Thousands of former players have accused league officials of concealing what they knew about the risk of playing after a concussion. The lawsuits allege the league glorified violence as the game became a $9 billion-a-year industry.
Some former players suffer from dementia, depression and other brain diseases, and a few have committed suicide. Others are seeking medical monitoring.
The NFL denies any fraud or negligence, and insists that player safety has always been a priority. The league believes the complaints should go to arbitration under terms of the players' collective bargaining agreement.
U.S. District Judge Anita Brody will hear arguments from Supreme Court litigators Paul Clement for the NFL and David Frederick for the players. Brody's ruling is not expected for several months, and is likely to be appealed by the losing side.
It could be years before the cases are resolved, but some observers believe they could cost the league billions of dollars if the players are successful. Their lawyers hope to use the discovery process to access NFL files, including those on the league's much-criticized Mild Traumatic Brain Injury Committee, which was formed in the 1990s and headed by a rheumatologist, not a neurologist.
Some believe the cases could rival class-action lawsuits against Big Tobacco in terms of the discovery process, although the tobacco litigation involved far more people. About one-third of the league's 12,000 former players have filed suit.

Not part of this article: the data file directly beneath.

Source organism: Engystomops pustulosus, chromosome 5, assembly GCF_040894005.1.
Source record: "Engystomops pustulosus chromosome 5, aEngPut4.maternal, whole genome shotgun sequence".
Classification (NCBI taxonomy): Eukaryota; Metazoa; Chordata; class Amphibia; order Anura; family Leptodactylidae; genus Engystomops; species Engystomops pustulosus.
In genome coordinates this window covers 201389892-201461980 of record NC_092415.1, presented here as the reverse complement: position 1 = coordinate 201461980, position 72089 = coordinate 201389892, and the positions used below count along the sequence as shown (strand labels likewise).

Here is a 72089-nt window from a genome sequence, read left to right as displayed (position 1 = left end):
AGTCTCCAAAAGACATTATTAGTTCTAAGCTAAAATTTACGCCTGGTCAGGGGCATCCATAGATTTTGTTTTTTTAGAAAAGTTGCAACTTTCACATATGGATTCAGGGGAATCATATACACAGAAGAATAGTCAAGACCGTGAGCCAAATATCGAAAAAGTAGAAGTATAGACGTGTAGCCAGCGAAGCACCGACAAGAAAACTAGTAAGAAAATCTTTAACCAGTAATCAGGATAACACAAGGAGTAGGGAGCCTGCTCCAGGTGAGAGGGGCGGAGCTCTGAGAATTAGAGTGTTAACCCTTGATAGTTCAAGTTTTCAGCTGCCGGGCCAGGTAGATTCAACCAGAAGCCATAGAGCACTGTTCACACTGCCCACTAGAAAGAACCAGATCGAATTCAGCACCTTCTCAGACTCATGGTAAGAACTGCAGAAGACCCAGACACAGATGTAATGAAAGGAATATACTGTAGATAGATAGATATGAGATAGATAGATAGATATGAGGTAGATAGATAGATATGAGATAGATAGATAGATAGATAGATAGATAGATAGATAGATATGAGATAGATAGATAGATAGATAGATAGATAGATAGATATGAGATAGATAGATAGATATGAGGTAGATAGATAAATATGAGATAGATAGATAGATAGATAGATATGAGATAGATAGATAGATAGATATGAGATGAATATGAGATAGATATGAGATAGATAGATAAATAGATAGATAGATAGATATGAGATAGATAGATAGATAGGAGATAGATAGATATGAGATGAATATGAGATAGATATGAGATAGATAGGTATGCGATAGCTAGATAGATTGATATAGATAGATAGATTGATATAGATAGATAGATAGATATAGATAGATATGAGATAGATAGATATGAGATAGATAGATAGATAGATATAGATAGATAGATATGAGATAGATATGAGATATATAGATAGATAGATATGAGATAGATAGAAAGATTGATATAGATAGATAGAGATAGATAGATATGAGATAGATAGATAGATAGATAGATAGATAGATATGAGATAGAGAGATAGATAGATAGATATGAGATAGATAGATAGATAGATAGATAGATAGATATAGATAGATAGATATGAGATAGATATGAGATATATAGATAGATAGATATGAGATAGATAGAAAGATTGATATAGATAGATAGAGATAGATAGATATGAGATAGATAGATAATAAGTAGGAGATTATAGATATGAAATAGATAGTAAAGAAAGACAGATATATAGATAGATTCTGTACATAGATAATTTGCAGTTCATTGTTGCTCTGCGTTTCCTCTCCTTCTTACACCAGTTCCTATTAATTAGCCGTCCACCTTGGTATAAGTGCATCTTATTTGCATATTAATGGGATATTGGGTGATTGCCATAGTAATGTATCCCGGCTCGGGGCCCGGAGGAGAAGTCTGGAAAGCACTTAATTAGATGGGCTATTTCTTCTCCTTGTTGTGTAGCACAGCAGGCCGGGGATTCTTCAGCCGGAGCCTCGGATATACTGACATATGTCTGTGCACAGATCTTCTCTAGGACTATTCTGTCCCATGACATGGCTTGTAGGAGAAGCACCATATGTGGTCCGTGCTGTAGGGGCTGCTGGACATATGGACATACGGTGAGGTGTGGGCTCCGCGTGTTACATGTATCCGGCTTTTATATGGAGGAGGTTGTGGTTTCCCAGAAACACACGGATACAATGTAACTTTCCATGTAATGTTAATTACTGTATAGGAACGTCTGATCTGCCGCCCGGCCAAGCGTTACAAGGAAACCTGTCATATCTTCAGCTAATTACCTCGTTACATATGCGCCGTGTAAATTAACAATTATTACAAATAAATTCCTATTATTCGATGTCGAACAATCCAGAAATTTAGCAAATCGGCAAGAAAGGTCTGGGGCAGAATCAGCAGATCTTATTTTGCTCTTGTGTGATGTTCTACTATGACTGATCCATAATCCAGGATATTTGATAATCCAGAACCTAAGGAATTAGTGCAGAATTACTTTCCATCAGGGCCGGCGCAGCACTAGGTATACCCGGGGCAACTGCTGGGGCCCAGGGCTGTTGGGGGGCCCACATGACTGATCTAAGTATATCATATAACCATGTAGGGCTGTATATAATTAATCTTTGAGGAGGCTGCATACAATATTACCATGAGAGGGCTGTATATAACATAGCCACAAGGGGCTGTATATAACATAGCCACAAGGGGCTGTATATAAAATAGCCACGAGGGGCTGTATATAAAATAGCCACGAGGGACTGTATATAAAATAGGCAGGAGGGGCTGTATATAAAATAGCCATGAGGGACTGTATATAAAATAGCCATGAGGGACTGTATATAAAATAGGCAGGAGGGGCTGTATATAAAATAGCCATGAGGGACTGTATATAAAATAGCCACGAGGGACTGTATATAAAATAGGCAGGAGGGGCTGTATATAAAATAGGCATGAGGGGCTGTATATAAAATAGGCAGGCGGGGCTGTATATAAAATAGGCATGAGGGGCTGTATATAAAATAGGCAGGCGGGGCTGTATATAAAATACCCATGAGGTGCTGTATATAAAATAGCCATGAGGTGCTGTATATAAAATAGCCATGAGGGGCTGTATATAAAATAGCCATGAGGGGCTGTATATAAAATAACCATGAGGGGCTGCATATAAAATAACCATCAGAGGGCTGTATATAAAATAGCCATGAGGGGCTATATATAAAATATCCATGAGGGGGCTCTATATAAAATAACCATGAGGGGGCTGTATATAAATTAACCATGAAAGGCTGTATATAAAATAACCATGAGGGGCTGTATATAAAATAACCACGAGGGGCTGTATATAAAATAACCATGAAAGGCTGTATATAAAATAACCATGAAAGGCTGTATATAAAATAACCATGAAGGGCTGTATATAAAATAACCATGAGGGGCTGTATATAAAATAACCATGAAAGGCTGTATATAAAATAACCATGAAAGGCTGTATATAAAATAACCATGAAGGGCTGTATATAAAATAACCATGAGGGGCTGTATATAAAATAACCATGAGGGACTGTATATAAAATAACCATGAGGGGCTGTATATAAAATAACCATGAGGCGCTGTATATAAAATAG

They include two-time Super Bowl quarterback Jim McMahon, who is suffering from early-stage dementia and has said if he had to do it over again, he would play baseball.
Other plaintiffs include the family of Pro Bowler Junior Seau and the widow of lead plaintiff Ray Easterling, both of whom committed suicide last year. Many other players have no symptoms but seek medical monitoring.
The NFL, in motions to dismiss the case, has argued that it has always followed the best available science and made player safety a top priority.
"Medical decisions override everything else," NFL Commissioner Roger Goodell said in a speech last month at the University of North Carolina. He is not expected to attend the hearing.
Clement, a former U.S. solicitor general under President George W. Bush who has fought gay marriage, gun-control measures and President Barack Obama's state health care mandates before the Supreme Court.
Players' lawyer David Frederick, an Obama ally, has taken consumer protection fights over investor fees and prescription drug warnings to the high court.